6. Confusing title, yeah, I know. What I'm asking more specifically is about people, and many of them, are claiming that you NEED to know a base-language(a programming language itself, not an API)to the FULLEST to be able to develop games. Is this true? Like, if I'm not an expert at, say, C++ inside and out, that limited-knowledge will prevent or make it difficult to develop a game? How so? I know C++ basics, how to use it for what I do, but I really don't know it that well overall. I found it kind of dumb to dig deeper into the language seeing how it has little to do with game programming itself, in the big picture, but why do people say that? I hear everyone saying that knowing a base-language 100% is necessary before programming games. But again, why? A base-language, to the max, doesn't have much effect on game programming mechanisms, like APIs themself(which have nothing to do with base-languages in the field of relation of use), graphics(which, again, don't pertain to a base-level language's structure or use), etc. So what's the hype with knowing programming languages "PERFECTLY" before getting into game programming? I think that, to be honest, one could program by learning an API, the basics of game programming, etc., with having very minimal knowledge of a base-language itself. I really believe it's true. The people who are pushing programming languages so much are people who probably just know the language and assume "everyone" must as well, when it's not necessary to know a whole language in and out to use it to your advantage, program, etc. Again, remember, most of C++'s "deeper" things seem to be related to OOP, and we ALL should know that OOP will not make or break the weight or code behind a game. All in all, since C++'s deeper things are mainly OOP, it is basically not necessary to learn them because OOP doesn't limit or unlimit your ability or knowledge, skills or code behind a game: It is not necessary. BUT I'd like to hear some others' opinions. This is why I asked this. Sorry if it came off mean...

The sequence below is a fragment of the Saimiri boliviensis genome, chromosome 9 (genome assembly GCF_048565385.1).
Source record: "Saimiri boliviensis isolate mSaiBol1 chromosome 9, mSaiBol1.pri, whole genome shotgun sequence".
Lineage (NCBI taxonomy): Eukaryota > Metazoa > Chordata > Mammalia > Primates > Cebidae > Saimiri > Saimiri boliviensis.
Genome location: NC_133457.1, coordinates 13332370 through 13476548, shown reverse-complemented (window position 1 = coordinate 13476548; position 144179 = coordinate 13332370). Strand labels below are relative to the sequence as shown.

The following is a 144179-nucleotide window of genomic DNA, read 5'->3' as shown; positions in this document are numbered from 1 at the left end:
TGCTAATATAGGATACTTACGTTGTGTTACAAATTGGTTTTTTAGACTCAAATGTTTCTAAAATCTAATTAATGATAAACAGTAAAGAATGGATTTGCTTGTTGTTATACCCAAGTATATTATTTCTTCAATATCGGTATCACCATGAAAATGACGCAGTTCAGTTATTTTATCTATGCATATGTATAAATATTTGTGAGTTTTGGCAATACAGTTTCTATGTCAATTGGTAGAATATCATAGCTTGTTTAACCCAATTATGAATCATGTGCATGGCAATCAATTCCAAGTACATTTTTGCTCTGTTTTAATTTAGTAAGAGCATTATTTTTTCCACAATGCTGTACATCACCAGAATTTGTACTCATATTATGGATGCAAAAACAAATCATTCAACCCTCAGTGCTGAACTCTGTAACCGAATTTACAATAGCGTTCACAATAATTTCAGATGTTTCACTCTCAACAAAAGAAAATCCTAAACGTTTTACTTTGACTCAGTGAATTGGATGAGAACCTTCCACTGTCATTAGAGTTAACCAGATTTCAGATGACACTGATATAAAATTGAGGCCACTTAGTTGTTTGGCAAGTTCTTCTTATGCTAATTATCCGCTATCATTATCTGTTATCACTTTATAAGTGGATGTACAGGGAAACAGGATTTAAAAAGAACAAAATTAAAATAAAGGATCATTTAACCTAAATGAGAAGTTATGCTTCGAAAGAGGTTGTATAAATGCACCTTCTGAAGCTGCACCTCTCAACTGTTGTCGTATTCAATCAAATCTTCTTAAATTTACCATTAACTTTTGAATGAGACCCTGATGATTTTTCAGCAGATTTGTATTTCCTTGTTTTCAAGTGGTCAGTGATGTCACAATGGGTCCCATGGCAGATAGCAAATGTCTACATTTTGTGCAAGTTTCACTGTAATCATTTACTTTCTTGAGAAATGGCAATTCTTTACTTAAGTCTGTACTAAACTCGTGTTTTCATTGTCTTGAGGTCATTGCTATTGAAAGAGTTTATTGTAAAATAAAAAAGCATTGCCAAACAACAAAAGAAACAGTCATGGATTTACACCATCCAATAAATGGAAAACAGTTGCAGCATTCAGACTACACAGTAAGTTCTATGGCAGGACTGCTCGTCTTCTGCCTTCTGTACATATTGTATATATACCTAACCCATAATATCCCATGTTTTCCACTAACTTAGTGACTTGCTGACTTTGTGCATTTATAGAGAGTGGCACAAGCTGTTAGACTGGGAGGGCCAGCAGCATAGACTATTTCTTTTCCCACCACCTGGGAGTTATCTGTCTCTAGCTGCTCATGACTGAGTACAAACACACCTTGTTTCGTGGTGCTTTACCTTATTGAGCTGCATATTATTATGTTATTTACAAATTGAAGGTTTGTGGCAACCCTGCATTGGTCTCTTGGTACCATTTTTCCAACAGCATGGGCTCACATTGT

7. [size="4"]Sure, yeah, I know DirectX is for Windows, it won't work on other platforms unless it's changed... [size="4"] [size="4"]But overall, is DX really less great than OpenGL? [size="4"] [size="4"]As far as graphics go, OpenGL beats DirectX? [size="4"] [size="4"]OpenGL beats DirectX with portability? [size="4"] [size="4"]But does portability mean everything? No. [size="4"] [size="4"]OpenGL beats DirectX due to DirectX's bad reputation? [size="4"] [size="4"]But does a bad reputation mean everything? No, of course not. [size="4"] [size="4"]What do you think I should do? [size="4"] [size="4"]I use DirectX, not OpenGL, because I'm a real beginner and DirectX is more straight forward than OpenGL. [size="4"] [size="4"]OpenGL doesn't have much to it itself anyways...
  8. [size="4"][size="4"]Specifically a game like FF7 for PS1... [media][/media] For example, that scene ^^above^^ is one I'd like to create within a few years using either C++ or Assembly and DirectX or OpenGL. And by "create" I mean from scratch, yes, and hope to do it within a few years once I reach the ability to work in 3D environments. Here are my skills in programming as of now: [size="4"]I am currently a beginner at game programming. I have produced, at best, a movable set of pixels developing in a Windows API environment using Windows API programming. The game featured two trees made out of pixels as background art and a polygonal line under the pixels to resemble a floor on a sort of 2-D Cartesian plane. I managed to get keyboard input from Windows and move the set of pixels, resembling an inclined line, left and right and have limited boundaries to each end of the visible view of the screen. [size="4"]I also added a very tiny strategy to the game, whereas you have the ability to move the pixel set over a key(made of pixels as well)and when you press SHIFT(shift key is a button that checks for items, etc., like in strategy or puzzle games)and it will claim you have the key if you are right over it. Also, if you press the SHIFT key while at the boundary limit of either sides of the screen, it will let you know that your boundary has reached its limit. [size="4"]So, based on what I've done at best, would you say I'm on a good track to programming success over time? [size="4"]And, if anyone would help, I would like to know if repainting the screen using InvalidateRect is the only means of redrawing the screen or if that function is the only way to update what is on the screen. [size="4"]If so, how would one make a game if the screen requires repainting so much? [size="4"]Thanks in advance greatly. I think I attached a file containing the .cpp file for the program. I HEAVILY appreciate any help given, small or big.